Who should Self-Publish? There are two different types of writers who should consider self-publishing. Firstly, the hobbyist writer. There is a vast difference between being a working writer and a hobbyist writer. If you submit to a publisher you should be prepared to do everything it takes to make your book a success. This will mean putting in a long term sustained effort to promote your book, including social media participation, blogging, readings, signings, seeking interviews, seeking publication in journals, attending book fairs and conferences etc. Some authors think that publication is the end of the book’s life when in fact it is just the beginning. If you are not willing to put in the effort to make the book a success you should not expect a publisher to invest in you. After all, why should a publisher make the investment to build your name and promote your work if you aren’t willing to do so. It will only serve to be a waste of time, money, and effort on all parties. If you aren’t willing to learn the business of publishing and take up the responsibilities of a working writer, you should self-publish.

The second type of writers who should consider self-publishing are those who write for a very focused readership. Publishers are in the business of making money so many of them seek books that will appeal to the widest audience possible. If you have penned a book that has a very small audience such as a history book about the small town in which you live, you should consider self-publishing. It will be difficult to find a publisher—large or small—to invest thousands of dollars to publish a book that might only NET under $1000.00 in profit. Furthermore, if you self-publish, you will see more money from each sale, thus maximizing your income from the project.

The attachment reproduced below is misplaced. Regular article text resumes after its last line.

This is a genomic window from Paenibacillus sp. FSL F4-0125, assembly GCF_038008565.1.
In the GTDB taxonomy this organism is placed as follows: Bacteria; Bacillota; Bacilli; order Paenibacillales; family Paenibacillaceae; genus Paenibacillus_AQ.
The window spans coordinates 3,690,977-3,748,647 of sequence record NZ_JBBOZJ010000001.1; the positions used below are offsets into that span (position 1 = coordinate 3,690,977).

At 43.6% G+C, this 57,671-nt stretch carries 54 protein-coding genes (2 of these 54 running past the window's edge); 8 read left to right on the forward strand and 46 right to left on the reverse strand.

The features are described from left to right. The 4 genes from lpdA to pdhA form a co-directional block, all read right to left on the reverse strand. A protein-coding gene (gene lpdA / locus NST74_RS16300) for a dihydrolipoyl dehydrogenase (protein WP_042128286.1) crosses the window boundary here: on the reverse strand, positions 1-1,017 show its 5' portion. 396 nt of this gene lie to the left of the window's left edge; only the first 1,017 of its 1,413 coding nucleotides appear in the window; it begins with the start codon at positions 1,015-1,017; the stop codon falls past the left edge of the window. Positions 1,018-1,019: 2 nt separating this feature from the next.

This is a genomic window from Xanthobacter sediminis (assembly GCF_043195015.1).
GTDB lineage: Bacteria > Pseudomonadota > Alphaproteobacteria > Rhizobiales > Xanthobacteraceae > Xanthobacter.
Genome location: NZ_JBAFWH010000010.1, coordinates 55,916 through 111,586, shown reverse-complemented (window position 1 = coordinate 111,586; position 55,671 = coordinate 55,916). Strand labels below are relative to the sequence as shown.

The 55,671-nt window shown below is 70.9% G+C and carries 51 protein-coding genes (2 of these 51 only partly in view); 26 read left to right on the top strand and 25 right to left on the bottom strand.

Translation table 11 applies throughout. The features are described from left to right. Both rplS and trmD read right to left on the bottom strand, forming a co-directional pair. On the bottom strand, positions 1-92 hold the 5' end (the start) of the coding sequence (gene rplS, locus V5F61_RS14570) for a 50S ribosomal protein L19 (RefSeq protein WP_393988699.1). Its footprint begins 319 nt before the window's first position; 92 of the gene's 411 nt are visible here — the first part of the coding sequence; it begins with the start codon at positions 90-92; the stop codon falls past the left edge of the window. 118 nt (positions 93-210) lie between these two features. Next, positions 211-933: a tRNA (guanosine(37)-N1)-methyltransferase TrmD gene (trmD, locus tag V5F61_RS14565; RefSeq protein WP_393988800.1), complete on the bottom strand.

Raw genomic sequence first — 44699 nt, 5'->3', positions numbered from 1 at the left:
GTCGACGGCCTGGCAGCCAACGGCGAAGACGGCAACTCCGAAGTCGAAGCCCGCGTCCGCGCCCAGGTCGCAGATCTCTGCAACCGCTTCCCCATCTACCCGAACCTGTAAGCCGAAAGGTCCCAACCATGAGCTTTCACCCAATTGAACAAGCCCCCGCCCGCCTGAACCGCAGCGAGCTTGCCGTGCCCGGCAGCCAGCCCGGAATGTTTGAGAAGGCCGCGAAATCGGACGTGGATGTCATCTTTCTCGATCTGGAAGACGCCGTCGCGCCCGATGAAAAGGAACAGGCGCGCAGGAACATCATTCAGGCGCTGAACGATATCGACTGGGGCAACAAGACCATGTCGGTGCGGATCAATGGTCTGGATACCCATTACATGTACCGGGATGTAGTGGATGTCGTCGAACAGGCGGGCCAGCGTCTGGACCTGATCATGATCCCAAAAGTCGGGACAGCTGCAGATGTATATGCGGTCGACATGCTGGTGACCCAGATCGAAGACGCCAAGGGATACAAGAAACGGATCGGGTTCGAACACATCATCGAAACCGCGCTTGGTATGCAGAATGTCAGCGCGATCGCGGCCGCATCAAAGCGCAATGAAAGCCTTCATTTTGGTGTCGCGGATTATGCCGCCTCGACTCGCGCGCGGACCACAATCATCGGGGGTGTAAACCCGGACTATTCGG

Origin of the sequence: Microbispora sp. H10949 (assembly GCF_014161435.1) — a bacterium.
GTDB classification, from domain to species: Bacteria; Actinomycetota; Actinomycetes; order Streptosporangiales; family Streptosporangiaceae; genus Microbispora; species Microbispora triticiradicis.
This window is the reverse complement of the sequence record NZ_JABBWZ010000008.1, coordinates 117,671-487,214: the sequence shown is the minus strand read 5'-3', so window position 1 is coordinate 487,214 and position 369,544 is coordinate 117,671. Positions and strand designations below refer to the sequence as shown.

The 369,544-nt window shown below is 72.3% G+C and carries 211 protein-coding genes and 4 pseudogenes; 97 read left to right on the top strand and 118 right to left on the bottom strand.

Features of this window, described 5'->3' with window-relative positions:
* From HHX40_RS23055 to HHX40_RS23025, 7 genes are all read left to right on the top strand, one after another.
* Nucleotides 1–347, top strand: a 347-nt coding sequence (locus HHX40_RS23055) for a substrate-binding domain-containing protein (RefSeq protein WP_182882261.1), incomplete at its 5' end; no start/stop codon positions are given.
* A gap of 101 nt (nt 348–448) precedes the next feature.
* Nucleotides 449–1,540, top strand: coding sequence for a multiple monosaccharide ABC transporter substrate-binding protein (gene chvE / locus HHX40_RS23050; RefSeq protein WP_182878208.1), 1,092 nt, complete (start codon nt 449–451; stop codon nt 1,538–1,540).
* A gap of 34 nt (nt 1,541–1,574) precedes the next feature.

Should I Get an Agent? As we’ve established, editors have to wade through thousands of submissions each year. Many editors, especially those in larger houses, depend upon agents to recommend authors. Editors rely upon agents to help thin down their stack of submissions. If you’re seeking to get published by a larger house, an agent will be necessary as 99% of larger houses don’t accept unsolicited submissions. A good agent can not only help you negotiate better deals with publishers but they can also help you edit your manuscript.

If you’re seeking to start with a small press, you don’t need an agent to secure a fair deal. If you would like to find an agent, I suggest looking through the agent database on the Poets&Writers database. As always, do your research—look at each agent’s author list for other writers in your genre. Some agents specialize in poetry or YA; just like when submitting to a publisher you need to find the agent who specializes in what you write. Then, put together your proposal—the same proposal you would for a publisher.

Step 4: Useful Resources